Blissful Ignorance

I stared at the couple across the desk from me. It is their first pregnancy. Cheerful. Ignorant of what lay ahead.

Danger! Danger!

They want to know when the first ultrasound is going to be. Seeing the little blob will confirm that the baby is real. That the little blob will turn into different kind of a blob, one that looks like a baby. The heart will beat, the legs and arms will form, a face will appear. Never will they think that the feet could be clubbed or the heart might be motionless. Make it to that first ultrasound and all will be well.

Fools!

Who am I kidding? What blissful ignorance! I envy them.

I smile and schedule them for an ultrasound this week. They don’t know that everything could be taken away. Taking a baby home at the end of this is not a given. But they don’t need to know this. For now, they look forward to seeing that little blob and all the promise it holds.

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10 thoughts on “Blissful Ignorance

  1. I remember feeling this way. I look back on myself and think “ugh, stop being so naive.” But then I remember that my joy and excitement is what gave me so much courage to carry Owen through a harrowing pregnancy. Still, I envy my past self and my pregnant friends who are blissfully unaware of everything that can go wrong.

  2. Maybe they do know, but are still feeling as they do.

    When I was in labor with our first daughter, I said a few things. The charge nurse (who had become a good friend while my hub was at a neurologist apt during the labor) seemed to jump a bit.

    I stared at her from the bed and told her that I knew she couldn’t guarantee me of anything, that my cousin had died when he was 5 minutes old, and that a beloved neighbor spent 7 weeks in NICU due to a crazy series of events.

    Yet what I told her was true, my feelings were mine, and Chris (the charge nurse) got it.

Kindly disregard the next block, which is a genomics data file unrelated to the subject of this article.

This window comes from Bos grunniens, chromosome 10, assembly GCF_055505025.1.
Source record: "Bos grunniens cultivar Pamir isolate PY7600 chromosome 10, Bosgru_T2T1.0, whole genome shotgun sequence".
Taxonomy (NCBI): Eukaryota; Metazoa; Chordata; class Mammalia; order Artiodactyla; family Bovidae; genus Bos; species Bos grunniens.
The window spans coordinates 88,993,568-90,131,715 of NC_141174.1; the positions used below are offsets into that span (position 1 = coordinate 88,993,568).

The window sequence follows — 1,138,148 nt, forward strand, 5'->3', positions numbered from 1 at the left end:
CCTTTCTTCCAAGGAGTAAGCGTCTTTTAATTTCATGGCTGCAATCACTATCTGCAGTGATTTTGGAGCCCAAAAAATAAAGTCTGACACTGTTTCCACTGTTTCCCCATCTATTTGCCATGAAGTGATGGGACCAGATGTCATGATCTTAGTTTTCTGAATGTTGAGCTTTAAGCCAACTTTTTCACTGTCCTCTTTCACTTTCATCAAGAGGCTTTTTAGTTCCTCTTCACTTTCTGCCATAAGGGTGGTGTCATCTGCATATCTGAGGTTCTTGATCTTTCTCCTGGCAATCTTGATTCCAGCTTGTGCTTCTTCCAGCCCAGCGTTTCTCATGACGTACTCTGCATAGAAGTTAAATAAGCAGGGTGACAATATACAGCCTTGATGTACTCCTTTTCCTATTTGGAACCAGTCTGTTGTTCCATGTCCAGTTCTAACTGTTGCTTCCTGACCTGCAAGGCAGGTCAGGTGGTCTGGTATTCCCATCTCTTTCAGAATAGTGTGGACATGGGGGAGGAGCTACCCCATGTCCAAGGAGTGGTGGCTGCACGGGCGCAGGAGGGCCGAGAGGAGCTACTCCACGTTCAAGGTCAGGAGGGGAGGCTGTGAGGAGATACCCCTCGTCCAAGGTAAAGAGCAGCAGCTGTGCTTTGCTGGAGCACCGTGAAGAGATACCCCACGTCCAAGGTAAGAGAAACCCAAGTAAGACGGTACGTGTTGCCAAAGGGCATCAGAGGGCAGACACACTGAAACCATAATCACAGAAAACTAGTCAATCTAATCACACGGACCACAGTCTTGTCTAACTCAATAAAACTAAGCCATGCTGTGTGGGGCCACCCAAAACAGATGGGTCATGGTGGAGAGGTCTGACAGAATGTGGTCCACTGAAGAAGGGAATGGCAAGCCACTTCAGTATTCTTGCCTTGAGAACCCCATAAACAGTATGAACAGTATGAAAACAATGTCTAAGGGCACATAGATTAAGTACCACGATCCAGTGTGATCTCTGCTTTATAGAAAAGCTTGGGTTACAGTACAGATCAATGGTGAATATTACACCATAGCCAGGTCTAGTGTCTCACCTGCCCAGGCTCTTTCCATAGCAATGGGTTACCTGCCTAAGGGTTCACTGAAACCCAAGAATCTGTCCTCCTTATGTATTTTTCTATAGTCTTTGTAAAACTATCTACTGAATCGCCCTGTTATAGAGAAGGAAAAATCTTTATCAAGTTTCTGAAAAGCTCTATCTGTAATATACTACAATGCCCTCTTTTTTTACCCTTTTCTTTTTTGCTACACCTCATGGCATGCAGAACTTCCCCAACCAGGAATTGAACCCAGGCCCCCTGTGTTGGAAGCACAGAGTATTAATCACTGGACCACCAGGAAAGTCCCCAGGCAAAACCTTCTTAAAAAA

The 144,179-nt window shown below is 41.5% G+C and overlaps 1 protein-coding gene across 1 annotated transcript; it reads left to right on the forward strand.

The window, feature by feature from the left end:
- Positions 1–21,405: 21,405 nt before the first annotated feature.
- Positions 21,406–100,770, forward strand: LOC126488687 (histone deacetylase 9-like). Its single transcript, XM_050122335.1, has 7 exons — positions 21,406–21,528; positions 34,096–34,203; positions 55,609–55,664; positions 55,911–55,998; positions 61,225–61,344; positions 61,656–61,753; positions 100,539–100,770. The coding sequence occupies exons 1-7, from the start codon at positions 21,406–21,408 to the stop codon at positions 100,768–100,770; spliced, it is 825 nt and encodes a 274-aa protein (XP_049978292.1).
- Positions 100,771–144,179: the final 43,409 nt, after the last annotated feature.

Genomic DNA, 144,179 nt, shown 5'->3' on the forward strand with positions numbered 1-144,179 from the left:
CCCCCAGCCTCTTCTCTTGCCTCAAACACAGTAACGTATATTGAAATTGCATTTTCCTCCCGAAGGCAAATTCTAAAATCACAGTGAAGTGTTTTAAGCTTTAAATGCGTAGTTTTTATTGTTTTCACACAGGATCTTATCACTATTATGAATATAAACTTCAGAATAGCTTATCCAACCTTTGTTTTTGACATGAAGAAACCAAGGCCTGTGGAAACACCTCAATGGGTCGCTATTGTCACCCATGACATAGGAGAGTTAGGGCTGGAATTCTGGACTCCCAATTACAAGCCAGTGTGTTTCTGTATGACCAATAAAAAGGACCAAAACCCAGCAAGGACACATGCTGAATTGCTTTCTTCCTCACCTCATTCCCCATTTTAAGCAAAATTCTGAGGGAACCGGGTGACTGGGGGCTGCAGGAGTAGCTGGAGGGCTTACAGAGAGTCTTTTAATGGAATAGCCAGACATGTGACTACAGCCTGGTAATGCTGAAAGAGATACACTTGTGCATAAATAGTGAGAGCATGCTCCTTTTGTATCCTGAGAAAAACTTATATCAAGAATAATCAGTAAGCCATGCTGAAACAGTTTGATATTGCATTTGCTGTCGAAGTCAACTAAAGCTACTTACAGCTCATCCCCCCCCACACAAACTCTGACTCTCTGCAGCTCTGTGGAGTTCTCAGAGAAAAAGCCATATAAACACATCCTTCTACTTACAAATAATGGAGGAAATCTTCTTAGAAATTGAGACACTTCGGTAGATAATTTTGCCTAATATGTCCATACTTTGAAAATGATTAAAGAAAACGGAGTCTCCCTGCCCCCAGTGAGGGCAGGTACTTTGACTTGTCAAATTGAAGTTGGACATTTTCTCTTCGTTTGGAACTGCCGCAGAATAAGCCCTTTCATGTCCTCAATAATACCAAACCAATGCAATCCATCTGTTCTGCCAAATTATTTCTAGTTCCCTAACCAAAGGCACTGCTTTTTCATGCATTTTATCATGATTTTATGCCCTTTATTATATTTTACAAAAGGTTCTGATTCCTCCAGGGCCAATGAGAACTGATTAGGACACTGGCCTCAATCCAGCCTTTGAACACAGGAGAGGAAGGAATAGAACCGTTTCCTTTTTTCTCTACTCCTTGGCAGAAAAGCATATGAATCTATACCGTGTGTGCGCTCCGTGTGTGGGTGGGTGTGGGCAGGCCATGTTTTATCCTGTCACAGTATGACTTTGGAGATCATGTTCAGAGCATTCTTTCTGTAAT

We don’t always know everyone’s background and experiences. Sometimes are own are so strong in impacting our interactions with others, and understandably so.

    Peace and all that is best

    • this is so true- maybe they DO know! I’ve learned this many times in my grief… you don’t know everyone’s complicated histories. It’s helpful when I do know- I feel I can be more compassionate. Like when a patient came for her new OB and she was so nervous- I could hear it in her voice. I knew it was because she had had a miscarriage last time. when I brought it up, she started crying and I felt like I could comfort her better- I knew *why* she was nervous. Just like I’m sure the charge nurse got it for you. As for these newly pregnant couples, I try my best to quiet the shouts in my head and treat everyone as kindly as possible- though we are all human and my thoughts can color my interactions too.

  3. Meghan, you are far more gracious than I. “Fools” is a compliment compared to what I label naive parents. But I would never wish their naïveté away. I wish they will never know babyloss horror. My jealousness at least has not made me a monster. Thanks for sharing your thoughts so honestly. You are not alone…

    • it’s a precious gift, the naivete. May they never have a reason to lose it. I unfortunately had but a few days of my pregnancy in that blissful ignorance (if you can call it that- having been a midwife who sees things. bad things. sad things.) From the time of my first ultrasound there was always something wrong. I never had a worry free moment in this pregnancy and sadly I don’t think I will for a future one, knowing what I know now. what a gift it is.

  4. I used to get so upset, after B.W. died, when women friends would talk about pregnancies around me, acting blissfully unaware of the “bad” that could befall them. I guess they thought that was me who needed to be concerned, not them. And then, guess what,….? It WAS me again, when Zachary died. All of their babies now toddlers and young children growing up and happy. They are STILL blissfully unaware. I guess they did, in fact, know that theirs would be ok, just as I knew that mine might not.

    It is too devastating to come to terms with. So unfair.

    • I have all sorts of feelings on this! When friends and family, people who know my situation intimately, dont have a thought at all that what happened to me can happen to them, I get mad. I feel like its an underlying message saying “well, she must have done something wrong…”i know it’s likely me projecting, but their sense of invincibility when tragedy came so close to them can infuriate me sometimes! Though I suppose I am just envious of something I”ll never have- a worry free pregnancy…

  5. I’m sorry for your loss. I remember those blissful ignorant days too. At 28 weeks, we lost our little girl and I will never be the same. Even now, so many years later, I look at my 13 year old Juliana and know she would have been a great big sister if only Baby Maggie had not grown wings. Prayers and hugs for you and your family.

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